That way, when it comes time, I have the context of the email directly on my calendar. If I know that it’s going to take me an hour to read and formulate a reply, I schedule an hour for the message.
Monday with Ruby
OK, so I am sitting on the couch Monday morning with coffee and a Golden Retriever (who has been fed and walked) falling asleep on my legs. I look at my calendar. I get an idea of what my week looks like, because I have been building this week in all my previous weeks. I look at my task list and begin to schedule the stuff that must get done. I put it right on my calendar (I might use due dates in Wunderlist, but I don’t rely on them. I create Outlook appointments for everything that will take 30 minutes or more to complete.) I also leave time, usually afternoons, open here and there for the unexpected. The only items that go on the calendar are ones that I have “starred” in Wunderlist, because, at some point, I also indicated in Wunderlist that they were important. If they are done…woohoo! I mark them done. And if they are no longer stars, but need to stay on the list, I un-star them. This activity takes me only a few minutes each Monday morning…30 minutes tops.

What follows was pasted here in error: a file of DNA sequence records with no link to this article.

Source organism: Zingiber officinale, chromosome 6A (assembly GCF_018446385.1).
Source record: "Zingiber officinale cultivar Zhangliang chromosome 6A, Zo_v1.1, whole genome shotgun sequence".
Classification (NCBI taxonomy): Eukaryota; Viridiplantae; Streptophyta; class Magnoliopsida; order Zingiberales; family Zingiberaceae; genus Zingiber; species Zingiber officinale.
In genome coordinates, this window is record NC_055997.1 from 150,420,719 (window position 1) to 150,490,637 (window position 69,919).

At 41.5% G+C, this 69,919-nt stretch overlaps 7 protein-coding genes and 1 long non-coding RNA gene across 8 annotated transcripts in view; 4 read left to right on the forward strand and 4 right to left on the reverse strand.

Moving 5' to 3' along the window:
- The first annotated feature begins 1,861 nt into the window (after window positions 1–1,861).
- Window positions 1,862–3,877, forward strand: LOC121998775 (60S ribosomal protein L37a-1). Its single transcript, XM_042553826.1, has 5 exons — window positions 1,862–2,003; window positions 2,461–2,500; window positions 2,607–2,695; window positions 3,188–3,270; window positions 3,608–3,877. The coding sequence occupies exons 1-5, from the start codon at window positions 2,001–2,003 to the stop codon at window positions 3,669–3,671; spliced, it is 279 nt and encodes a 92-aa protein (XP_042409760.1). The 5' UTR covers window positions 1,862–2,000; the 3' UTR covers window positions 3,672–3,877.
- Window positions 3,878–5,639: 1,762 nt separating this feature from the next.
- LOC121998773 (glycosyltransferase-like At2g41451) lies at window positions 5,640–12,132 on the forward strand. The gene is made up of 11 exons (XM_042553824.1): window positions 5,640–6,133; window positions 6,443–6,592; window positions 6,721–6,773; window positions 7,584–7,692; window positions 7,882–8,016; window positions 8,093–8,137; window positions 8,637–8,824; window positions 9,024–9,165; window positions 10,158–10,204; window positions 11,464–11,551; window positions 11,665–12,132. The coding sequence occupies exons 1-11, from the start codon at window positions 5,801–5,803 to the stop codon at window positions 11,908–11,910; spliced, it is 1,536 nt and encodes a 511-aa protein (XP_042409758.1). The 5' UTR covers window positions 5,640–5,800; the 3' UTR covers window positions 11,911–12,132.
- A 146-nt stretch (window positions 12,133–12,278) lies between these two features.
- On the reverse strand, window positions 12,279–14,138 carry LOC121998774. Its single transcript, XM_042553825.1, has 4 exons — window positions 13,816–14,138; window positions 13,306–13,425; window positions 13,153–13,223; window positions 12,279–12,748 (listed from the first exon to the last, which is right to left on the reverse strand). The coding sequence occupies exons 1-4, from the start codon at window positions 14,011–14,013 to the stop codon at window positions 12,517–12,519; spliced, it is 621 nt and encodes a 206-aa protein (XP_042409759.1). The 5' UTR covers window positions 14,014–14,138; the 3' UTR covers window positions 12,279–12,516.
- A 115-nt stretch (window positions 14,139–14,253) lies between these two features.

That’s it! I run my week by my calendar. Occasionally, I make adjustments. I may choose to move items around. If they don’t get done, I make time later. They don’t get marked as complete until they really are completed. Bottom line is, I don’t lose sleep over my tasks and calendar. I drive my productivity with my calendar and my desire to get things done. I have to say, the underlying habit I have developed is based on these great resources. If you have not read or participated in a workshop, I highly recommend it.